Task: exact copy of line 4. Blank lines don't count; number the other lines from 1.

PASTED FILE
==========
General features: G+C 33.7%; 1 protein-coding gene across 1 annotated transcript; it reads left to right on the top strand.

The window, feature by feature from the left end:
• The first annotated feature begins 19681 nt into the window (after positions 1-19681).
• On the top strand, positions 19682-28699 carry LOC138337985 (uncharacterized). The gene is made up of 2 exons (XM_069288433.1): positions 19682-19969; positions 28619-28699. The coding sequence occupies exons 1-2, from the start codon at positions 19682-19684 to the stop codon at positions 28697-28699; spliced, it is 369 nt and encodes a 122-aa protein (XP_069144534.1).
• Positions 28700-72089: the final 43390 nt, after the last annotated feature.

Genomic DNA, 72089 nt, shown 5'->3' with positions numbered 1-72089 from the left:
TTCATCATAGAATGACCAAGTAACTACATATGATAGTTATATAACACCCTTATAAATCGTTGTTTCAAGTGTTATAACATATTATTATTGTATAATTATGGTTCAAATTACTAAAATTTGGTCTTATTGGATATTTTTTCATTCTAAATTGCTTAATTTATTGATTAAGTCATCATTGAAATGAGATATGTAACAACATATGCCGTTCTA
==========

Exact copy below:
• On the top strand, positions 19682-28699 carry LOC138337985 (uncharacterized). The gene is made up of 2 exons (XM_069288433.1): positions 19682-19969; positions 28619-28699. The coding sequence occupies exons 1-2, from the start codon at positions 19682-19684 to the stop codon at positions 28697-28699; spliced, it is 369 nt and encodes a 122-aa protein (XP_069144534.1).